August 17, 2022

Steve King just proposed raising the voting age. A Parkland survivor’s response is perfect

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Perhaps he sees it as a way to burnish his right-wing bona fides, but Representative Steve King (R-IA) seems to have made it his mission to attack the student activists fighting for the right to live without the fear of being mowed down by assault rifles in their schools.


King, an ardent NRA supporter and the recipient of nearly $20,000 in campaign contributions from the gun lobby organization, has been engaging in a Twitter war with the students from Marjory Stoneman Douglas High School who have become the most powerful force in the nation for the reform of gun regulations since they were forced to witness their friends, classmates, and teachers being murdered by an AR-15 assault rifle.

One of the reforms that the students have been calling for is a change in the minimum age requirement to buy a gun from 18 to 21. King mocked the call for the change in a tweet yesterday that compared the responsibilities of owning a gun to that of voting.

One of the students from MSDHS saw his tweet and fired back with a tweet that should inspire, if not fear, at least some healthy respect from the Iowa congressman.

Jaclyn Corin, a self-described high school girl trying to save the country with her friends, told King how she and the other students around the country plan to deal with politicians like him.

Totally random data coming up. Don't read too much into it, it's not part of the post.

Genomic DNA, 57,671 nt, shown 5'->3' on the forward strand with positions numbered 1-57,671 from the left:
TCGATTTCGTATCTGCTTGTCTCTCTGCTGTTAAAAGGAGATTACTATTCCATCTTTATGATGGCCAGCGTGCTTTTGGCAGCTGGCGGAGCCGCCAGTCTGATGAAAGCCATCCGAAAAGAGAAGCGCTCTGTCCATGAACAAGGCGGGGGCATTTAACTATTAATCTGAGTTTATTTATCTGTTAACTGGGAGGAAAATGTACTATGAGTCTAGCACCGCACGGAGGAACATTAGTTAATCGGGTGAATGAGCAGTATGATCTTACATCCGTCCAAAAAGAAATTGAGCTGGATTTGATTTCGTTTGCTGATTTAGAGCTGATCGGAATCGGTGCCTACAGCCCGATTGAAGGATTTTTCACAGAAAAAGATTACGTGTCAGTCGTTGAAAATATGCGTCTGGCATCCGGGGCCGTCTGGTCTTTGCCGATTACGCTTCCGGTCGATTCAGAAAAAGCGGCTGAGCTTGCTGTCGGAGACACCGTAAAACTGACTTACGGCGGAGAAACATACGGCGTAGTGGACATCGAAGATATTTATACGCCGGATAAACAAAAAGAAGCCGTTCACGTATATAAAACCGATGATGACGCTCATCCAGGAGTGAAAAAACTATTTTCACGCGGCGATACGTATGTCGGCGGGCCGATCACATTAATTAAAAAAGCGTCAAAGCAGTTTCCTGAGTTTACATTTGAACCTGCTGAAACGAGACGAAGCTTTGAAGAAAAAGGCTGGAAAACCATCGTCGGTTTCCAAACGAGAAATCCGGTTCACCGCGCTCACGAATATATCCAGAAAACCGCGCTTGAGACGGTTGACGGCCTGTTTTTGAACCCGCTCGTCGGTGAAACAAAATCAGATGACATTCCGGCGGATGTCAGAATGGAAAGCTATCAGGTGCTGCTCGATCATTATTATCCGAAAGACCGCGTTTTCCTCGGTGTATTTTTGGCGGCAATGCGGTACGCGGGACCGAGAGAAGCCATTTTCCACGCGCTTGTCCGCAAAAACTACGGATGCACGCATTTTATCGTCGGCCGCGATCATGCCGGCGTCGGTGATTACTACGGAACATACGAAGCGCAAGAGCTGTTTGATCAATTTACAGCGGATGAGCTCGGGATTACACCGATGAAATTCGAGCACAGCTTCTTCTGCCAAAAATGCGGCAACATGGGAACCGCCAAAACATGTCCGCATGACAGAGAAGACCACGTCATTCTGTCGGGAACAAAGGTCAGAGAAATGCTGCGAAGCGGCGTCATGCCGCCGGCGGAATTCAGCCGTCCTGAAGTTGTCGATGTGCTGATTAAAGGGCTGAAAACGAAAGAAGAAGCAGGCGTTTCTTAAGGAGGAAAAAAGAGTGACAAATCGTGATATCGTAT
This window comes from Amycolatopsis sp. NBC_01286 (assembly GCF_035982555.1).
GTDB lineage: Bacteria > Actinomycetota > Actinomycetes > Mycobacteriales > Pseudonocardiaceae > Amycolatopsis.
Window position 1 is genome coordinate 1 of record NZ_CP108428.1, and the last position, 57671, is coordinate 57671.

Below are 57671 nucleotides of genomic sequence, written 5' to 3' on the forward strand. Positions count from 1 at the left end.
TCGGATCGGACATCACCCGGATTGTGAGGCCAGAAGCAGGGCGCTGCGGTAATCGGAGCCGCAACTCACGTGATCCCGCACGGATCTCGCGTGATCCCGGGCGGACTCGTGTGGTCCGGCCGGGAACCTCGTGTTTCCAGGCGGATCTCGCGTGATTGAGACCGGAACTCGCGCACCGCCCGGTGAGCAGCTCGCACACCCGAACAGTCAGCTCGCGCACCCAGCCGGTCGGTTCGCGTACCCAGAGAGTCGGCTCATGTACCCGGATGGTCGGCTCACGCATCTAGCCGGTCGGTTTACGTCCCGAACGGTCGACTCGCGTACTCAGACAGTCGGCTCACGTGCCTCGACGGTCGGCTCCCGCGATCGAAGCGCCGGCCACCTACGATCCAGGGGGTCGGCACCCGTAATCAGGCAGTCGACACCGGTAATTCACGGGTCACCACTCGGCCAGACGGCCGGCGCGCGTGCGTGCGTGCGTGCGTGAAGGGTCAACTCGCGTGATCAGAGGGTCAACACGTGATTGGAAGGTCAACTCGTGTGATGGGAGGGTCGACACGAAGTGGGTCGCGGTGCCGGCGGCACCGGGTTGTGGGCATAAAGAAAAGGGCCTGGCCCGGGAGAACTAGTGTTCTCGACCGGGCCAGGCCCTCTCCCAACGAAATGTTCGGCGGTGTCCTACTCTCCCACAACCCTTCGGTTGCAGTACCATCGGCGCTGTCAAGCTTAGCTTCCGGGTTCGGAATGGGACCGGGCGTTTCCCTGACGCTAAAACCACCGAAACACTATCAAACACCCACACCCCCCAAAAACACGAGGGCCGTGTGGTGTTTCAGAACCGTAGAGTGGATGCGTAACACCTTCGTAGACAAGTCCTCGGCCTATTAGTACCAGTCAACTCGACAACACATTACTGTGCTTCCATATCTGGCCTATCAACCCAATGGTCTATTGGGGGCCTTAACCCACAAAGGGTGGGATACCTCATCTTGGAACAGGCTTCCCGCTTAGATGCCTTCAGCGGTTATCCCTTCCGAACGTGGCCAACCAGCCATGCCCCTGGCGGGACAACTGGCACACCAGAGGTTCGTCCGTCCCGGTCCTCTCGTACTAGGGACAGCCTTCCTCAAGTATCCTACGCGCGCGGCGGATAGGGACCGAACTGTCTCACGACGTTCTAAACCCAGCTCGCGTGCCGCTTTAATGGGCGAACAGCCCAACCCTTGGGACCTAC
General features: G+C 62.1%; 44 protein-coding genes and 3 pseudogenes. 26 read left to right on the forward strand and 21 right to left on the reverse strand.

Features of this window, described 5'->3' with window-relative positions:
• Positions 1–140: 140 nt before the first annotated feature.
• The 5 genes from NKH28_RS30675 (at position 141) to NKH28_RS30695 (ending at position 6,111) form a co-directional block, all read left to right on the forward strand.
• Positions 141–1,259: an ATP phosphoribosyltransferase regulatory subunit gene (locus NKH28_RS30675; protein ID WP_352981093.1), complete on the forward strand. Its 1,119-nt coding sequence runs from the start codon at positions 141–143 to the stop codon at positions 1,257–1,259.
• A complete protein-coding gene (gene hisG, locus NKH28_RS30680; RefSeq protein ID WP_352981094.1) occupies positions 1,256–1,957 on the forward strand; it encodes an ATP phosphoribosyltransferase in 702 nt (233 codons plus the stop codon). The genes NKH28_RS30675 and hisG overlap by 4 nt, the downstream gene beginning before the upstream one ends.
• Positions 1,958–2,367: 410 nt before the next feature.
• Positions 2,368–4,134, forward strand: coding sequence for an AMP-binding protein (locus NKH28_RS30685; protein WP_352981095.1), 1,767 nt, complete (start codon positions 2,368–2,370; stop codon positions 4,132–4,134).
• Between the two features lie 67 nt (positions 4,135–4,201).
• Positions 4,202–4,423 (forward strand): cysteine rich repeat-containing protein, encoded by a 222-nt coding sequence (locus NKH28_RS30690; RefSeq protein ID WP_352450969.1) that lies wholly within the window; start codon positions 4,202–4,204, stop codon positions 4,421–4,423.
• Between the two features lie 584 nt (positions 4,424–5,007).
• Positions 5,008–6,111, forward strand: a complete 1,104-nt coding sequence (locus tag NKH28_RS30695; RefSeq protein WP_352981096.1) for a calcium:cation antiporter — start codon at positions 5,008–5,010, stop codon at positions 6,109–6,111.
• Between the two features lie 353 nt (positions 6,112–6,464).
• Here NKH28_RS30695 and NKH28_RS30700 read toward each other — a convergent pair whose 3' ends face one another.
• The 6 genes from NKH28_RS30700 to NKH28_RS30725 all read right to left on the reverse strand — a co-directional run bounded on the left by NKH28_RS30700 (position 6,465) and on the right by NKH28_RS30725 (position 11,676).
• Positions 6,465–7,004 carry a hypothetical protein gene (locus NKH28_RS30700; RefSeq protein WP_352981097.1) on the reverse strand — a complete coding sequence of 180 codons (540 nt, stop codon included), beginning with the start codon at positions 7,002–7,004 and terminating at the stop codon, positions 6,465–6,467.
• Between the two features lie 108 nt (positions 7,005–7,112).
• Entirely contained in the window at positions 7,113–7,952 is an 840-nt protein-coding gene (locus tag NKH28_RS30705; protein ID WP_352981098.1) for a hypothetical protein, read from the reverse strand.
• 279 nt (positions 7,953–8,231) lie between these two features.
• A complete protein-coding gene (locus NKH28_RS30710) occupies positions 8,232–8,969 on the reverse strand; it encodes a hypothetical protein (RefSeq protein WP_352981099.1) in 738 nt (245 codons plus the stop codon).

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David Hogg, one of Jaclyn’s classmates who has been amongst the highest profile of the student activists, also replied to Rep. King’s question, accusing him of a divisive agenda.

Hogg also tweeted an inquiry about the representative’s opponent in this year’s midterm elections, likely looking for someone to contact to offer help in organizing to defeat Rep. King and oust him from Congress after King attacked his Cuban-American classmate Emma Gonzalez for wearing a Cuban flag patch on her jacket.

J.D. Scholten is the Iowa Democrat competing for King’s seat in Congress in the midterms, and he criticized his opponent for attacking the traumatized student activists instead of sticking to the business his district needs him to handle.

Scholten aligned himself with the students’ cause in a tweet earlier this week that pubically rejected an application for an NRA endorsement.

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The ground is shifting under politicians’ feet.

Some like Scholten recognize it and embrace policies that put the safety of students and all citizens at the forefront.

Others, like Rep. King, remained mired in the same kind of tired old thinking that resulted in the epidemic of gun violence plaguing our communities across the country, a set of policies that benefit gun manufacturers but leave a trail of death in their wake.

Let’s hope that the students are successful in their vow to vote in representation that will push forward their agenda of protecting the lives of students everywhere.

Vinnie Longobardo

is the Managing Editor of Washington Press and a 35-year veteran of the TV, mobile, & internet industries, specializing in start-ups and the international media business. His passions are politics, music, and art.

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